(Richard Asa)Q: Is there a common misconception people have when someone doesn't call them back? You have to evaluate what the person is doing rather than what they're saying.A: Sometimes the person sitting across from you on the date has no idea what (he or she wants). When I'm talking to people after a breakup, they'll say, "Just last week he told me how happy he was." I hear that over and over again. He wasn't happy because he just walked out the door.A: You have to stay positive and see yourself as a person of worth and value, so that other people will see you the same way. When you say, "I'm constantly settling," then healthy people aren't going to want to be with you.
It might take some time, but you will be able to successfully date new people if you wait long enough and keep a positive outlook.
When it comes to post-breakup dating, there are two main philosophies: One is that, if you date right after a breakup, you're rebounding, which is unhealthy.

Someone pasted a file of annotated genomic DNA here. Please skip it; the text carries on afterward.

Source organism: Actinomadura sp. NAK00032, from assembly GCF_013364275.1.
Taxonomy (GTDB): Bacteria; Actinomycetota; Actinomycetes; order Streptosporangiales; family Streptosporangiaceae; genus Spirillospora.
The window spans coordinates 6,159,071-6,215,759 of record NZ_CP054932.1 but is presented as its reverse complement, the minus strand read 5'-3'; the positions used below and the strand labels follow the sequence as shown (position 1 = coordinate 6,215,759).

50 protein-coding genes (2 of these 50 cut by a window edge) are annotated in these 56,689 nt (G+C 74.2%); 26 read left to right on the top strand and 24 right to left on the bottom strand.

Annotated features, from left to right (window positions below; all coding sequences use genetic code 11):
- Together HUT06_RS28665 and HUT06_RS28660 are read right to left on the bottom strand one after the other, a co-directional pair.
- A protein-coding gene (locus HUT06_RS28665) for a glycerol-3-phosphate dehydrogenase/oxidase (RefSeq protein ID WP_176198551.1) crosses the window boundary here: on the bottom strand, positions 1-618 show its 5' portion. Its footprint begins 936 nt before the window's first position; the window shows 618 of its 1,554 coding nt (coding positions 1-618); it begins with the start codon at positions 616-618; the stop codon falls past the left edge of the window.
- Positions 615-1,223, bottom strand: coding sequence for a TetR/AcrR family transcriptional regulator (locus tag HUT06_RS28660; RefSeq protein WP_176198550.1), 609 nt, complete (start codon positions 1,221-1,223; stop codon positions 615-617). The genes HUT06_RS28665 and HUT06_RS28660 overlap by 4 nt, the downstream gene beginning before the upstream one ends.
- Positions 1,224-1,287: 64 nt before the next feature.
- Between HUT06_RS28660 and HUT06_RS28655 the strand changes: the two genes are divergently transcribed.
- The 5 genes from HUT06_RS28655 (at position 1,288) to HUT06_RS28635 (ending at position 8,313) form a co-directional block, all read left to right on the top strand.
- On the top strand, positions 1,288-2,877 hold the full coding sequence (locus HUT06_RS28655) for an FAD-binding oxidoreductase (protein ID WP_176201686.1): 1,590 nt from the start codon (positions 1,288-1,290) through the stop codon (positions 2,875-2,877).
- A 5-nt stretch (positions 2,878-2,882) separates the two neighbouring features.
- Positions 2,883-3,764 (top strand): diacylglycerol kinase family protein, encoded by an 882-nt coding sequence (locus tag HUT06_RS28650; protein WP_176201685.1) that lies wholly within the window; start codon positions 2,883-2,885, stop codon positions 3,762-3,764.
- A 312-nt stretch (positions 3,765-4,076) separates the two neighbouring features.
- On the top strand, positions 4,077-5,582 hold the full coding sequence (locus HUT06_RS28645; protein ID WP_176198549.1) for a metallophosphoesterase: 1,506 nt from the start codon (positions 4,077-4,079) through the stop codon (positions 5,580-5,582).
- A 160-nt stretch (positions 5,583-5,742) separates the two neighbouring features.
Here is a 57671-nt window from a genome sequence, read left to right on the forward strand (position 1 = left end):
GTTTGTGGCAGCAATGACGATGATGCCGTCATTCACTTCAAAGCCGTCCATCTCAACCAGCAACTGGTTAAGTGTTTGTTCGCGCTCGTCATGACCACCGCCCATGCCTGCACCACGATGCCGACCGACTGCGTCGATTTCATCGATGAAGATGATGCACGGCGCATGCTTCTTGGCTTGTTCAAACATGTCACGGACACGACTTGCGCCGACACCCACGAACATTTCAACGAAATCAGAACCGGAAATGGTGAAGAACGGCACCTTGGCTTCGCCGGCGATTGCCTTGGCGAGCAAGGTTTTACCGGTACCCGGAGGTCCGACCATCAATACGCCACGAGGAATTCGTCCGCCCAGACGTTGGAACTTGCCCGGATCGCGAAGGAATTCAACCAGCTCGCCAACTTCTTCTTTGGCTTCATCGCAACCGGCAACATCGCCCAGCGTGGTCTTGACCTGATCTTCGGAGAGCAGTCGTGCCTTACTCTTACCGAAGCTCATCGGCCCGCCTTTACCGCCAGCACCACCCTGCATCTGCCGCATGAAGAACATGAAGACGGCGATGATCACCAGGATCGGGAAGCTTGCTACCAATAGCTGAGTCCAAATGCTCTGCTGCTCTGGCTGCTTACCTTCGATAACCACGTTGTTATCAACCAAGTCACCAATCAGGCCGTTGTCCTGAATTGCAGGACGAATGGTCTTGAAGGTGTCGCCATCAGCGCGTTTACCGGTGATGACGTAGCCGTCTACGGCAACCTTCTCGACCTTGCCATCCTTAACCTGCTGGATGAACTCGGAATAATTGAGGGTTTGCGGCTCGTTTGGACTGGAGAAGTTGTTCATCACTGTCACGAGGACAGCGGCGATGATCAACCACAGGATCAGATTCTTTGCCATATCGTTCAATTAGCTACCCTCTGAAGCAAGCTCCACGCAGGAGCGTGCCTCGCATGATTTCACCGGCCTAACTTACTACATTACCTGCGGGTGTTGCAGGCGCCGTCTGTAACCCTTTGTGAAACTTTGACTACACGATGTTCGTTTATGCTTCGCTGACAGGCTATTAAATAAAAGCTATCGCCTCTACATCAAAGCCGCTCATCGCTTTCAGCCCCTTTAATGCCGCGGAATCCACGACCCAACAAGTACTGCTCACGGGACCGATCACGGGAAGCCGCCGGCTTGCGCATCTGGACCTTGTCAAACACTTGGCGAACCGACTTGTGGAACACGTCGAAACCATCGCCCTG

Now she's helping others find love after a breakup through her counseling, seminars and a new book, "Getting Back Out There: Secrets to Successful Dating and Finding Real Love After the Big Breakup" (Da Capo Lifelong Books). Q: What advice do you have for someone who is grieving over a recent breakup?
A: It's OK to retreat into your bedroom and pull the covers over your head for a couple of days.
I'm not a big fan of needing validation from others, but the newly brokenhearted often need that feedback with other people. You feel stressed, confused, pulled in different directions.